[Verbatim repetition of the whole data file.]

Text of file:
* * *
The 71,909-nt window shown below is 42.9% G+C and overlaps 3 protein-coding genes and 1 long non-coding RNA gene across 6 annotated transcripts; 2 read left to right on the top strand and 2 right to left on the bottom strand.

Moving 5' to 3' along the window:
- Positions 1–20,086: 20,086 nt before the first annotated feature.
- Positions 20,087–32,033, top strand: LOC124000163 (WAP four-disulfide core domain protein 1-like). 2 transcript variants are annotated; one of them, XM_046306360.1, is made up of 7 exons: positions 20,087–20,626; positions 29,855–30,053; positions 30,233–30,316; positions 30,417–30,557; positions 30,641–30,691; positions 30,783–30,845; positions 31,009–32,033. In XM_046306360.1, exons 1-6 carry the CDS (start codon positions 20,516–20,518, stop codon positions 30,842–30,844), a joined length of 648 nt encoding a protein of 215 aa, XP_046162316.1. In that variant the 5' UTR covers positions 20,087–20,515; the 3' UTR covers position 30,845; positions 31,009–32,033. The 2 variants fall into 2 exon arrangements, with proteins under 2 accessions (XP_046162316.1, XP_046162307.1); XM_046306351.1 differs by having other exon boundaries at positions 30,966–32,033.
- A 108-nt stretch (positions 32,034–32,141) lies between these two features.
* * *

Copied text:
The 71,909-nt window shown below is 42.9% G+C and overlaps 3 protein-coding genes and 1 long non-coding RNA gene across 6 annotated transcripts; 2 read left to right on the top strand and 2 right to left on the bottom strand.

Moving 5' to 3' along the window:
- Positions 1–20,086: 20,086 nt before the first annotated feature.
- Positions 20,087–32,033, top strand: LOC124000163 (WAP four-disulfide core domain protein 1-like). 2 transcript variants are annotated; one of them, XM_046306360.1, is made up of 7 exons: positions 20,087–20,626; positions 29,855–30,053; positions 30,233–30,316; positions 30,417–30,557; positions 30,641–30,691; positions 30,783–30,845; positions 31,009–32,033. In XM_046306360.1, exons 1-6 carry the CDS (start codon positions 20,516–20,518, stop codon positions 30,842–30,844), a joined length of 648 nt encoding a protein of 215 aa, XP_046162316.1. In that variant the 5' UTR covers positions 20,087–20,515; the 3' UTR covers position 30,845; positions 31,009–32,033. The 2 variants fall into 2 exon arrangements, with proteins under 2 accessions (XP_046162316.1, XP_046162307.1); XM_046306351.1 differs by having other exon boundaries at positions 30,966–32,033.
- A 108-nt stretch (positions 32,034–32,141) lies between these two features.